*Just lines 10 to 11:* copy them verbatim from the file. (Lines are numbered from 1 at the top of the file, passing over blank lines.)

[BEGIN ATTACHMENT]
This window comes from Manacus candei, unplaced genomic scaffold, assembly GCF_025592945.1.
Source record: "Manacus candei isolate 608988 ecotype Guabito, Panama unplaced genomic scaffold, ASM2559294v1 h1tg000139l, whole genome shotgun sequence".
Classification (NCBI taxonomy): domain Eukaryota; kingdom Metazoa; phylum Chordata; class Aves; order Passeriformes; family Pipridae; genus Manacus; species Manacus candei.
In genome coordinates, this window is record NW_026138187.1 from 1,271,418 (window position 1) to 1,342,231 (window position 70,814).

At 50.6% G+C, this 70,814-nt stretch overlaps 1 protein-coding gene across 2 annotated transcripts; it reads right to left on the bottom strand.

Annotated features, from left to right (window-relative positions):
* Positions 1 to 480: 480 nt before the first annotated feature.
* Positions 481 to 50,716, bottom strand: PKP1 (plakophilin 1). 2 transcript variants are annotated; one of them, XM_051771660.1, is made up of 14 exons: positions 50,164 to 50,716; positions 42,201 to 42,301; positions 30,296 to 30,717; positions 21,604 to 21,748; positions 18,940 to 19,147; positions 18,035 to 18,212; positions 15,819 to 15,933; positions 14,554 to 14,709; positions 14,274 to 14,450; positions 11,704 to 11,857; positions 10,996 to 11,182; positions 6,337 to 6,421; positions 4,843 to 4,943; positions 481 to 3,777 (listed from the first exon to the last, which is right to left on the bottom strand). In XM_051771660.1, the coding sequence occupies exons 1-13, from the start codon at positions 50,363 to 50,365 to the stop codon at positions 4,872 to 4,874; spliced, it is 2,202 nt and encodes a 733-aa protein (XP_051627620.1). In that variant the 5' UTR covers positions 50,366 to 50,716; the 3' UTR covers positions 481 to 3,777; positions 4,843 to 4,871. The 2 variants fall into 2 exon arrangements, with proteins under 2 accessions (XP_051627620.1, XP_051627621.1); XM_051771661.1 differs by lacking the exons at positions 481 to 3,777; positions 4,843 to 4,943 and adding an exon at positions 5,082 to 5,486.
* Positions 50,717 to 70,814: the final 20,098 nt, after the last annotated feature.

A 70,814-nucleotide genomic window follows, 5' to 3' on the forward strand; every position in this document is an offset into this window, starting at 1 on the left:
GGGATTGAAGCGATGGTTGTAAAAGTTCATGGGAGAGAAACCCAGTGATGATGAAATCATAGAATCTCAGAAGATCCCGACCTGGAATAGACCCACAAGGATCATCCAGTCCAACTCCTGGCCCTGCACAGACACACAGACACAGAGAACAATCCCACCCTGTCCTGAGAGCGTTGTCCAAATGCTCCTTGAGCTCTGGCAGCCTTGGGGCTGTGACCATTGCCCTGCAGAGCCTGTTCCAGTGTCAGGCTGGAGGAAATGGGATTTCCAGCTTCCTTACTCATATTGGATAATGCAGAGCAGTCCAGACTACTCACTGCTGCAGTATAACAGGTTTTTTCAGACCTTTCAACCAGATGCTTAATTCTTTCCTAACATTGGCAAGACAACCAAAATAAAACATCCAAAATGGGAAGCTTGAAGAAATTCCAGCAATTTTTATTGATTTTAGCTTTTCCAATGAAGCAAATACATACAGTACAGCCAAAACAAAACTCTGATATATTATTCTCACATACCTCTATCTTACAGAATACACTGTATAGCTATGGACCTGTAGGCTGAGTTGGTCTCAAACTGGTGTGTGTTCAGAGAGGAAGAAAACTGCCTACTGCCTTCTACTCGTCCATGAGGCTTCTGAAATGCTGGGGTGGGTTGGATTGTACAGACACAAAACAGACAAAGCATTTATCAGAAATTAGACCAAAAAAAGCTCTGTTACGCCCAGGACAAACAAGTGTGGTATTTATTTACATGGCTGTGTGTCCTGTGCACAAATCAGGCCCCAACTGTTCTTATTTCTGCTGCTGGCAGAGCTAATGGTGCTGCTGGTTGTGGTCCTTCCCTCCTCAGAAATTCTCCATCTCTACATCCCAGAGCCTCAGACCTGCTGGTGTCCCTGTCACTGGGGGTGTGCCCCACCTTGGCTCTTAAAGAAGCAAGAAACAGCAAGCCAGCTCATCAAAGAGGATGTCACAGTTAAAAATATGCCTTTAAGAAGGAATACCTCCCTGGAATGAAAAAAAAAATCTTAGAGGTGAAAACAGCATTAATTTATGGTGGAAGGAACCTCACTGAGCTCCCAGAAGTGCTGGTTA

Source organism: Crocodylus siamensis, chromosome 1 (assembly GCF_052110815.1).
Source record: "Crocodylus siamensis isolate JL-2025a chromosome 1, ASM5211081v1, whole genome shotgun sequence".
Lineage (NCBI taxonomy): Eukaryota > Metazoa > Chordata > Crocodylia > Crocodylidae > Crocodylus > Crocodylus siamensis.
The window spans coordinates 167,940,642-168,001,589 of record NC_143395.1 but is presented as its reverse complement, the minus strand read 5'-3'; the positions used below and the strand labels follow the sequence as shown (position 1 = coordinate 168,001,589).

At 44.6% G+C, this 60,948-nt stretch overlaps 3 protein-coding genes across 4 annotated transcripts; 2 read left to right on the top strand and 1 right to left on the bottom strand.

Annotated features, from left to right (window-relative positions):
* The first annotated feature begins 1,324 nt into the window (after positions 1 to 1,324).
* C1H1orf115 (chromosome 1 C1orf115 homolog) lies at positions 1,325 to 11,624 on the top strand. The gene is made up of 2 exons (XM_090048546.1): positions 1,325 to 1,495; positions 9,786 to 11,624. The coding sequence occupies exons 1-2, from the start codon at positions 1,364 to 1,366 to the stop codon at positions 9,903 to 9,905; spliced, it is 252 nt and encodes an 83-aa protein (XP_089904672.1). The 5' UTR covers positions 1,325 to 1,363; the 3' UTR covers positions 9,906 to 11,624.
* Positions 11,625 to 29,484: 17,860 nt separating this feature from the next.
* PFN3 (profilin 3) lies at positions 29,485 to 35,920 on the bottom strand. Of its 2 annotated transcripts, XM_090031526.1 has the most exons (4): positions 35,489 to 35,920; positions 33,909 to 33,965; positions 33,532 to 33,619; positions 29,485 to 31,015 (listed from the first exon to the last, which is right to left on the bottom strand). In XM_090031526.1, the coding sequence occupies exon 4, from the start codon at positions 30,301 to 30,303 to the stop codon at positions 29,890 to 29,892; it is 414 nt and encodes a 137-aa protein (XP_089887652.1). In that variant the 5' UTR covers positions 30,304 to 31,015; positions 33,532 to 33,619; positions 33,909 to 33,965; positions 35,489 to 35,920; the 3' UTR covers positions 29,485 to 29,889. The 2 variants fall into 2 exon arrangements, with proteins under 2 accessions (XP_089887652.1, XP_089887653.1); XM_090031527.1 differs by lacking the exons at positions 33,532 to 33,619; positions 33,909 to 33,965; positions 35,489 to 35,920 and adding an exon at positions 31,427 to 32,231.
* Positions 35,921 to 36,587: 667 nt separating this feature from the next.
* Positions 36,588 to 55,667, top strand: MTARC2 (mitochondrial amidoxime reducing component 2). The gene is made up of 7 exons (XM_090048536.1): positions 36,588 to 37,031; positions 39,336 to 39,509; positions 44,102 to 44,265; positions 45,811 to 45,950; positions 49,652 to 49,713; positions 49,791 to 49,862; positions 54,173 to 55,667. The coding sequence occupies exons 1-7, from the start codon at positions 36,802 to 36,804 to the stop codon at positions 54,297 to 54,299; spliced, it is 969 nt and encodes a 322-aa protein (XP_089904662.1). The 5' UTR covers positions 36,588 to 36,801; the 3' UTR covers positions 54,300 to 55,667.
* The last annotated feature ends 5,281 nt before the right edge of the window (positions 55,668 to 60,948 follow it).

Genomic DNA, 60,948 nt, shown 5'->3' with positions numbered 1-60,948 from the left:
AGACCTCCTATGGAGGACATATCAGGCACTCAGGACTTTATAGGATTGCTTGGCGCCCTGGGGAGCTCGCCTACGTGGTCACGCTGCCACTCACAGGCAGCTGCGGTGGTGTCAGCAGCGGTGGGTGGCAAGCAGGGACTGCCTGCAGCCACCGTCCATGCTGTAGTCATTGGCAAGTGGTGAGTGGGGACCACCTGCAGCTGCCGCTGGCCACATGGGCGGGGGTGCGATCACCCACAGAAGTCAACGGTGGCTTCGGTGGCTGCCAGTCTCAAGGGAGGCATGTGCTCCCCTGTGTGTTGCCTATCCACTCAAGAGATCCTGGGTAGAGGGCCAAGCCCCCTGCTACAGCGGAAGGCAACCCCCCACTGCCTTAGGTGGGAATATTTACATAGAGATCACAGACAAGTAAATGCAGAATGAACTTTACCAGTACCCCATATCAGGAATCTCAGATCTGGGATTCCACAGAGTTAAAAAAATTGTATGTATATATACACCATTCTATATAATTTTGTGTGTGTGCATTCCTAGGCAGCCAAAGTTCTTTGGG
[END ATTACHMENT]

A 70,814-nucleotide genomic window follows, 5' to 3' on the forward strand; every position in this document is an offset into this window, starting at 1 on the left:
GGGATTGAAGCGATGGTTGTAAAAGTTCATGGGAGAGAAACCCAGTGATGATGAAATCATAGAATCTCAGAAGATCCCGACCTGGAATAGACCCACAAGGATCATCCAGTCCAACTCCTGGCCCTGCACAGACACACAGACACAGAGAACAATCCCACCCTGTCCTGAGAGCGTTGTCCAAATGCTCCTTGAGCTCTGGCAGCCTTGGGGCTGTGACCATTGCCCTGCAGAGCCTGTTCCAGTGTCAGGCTGGAGGAAATGGGATTTCCAGCTTCCTTACTCATATTGGATAATGCAGAGCAGTCCAGACTACTCACTGCTGCAGTATAACAGGTTTTTTCAGACCTTTCAACCAGATGCTTAATTCTTTCCTAACATTGGCAAGACAACCAAAATAAAACATCCAAAATGGGAAGCTTGAAGAAATTCCAGCAATTTTTATTGATTTTAGCTTTTCCAATGAAGCAAATACATACAGTACAGCCAAAACAAAACTCTGATATATTATTCTCACATACCTCTATCTTACAGAATACACTGTATAGCTATGGACCTGTAGGCTGAGTTGGTCTCAAACTGGTGTGTGTTCAGAGAGGAAGAAAACTGCCTACTGCCTTCTACTCGTCCATGAGGCTTCTGAAATGCTGGGGTGGGTTGGATTGTACAGACACAAAACAGACAAAGCATTTATCAGAAATTAGACCAAAAAAAGCTCTGTTACGCCCAGGACAAACAAGTGTGGTATTTATTTACATGGCTGTGTGTCCTGTGCACAAATCAGGCCCCAACTGTTCTTATTTCTGCTGCTGGCAGAGCTAATGGTGCTGCTGGTTGTGGTCCTTCCCTCCTCAGAAATTCTCCATCTCTACATCCCAGAGCCTCAGACCTGCTGGTGTCCCTGTCACTGGGGGTGTGCCCCACCTTGGCTCTTAAAGAAGCAAGAAACAGCAAGCCAGCTCATCAAAGAGGATGTCACAGTTAAAAATATGCCTTTAAGAAGGAATACCTCCCTGGAATGAAAAAAAAAATCTTAGAGGTGAAAACAGCATTAATTTATGGTGGAAGGAACCTCACTGAGCTCCCAGAAGTGCTGGTTA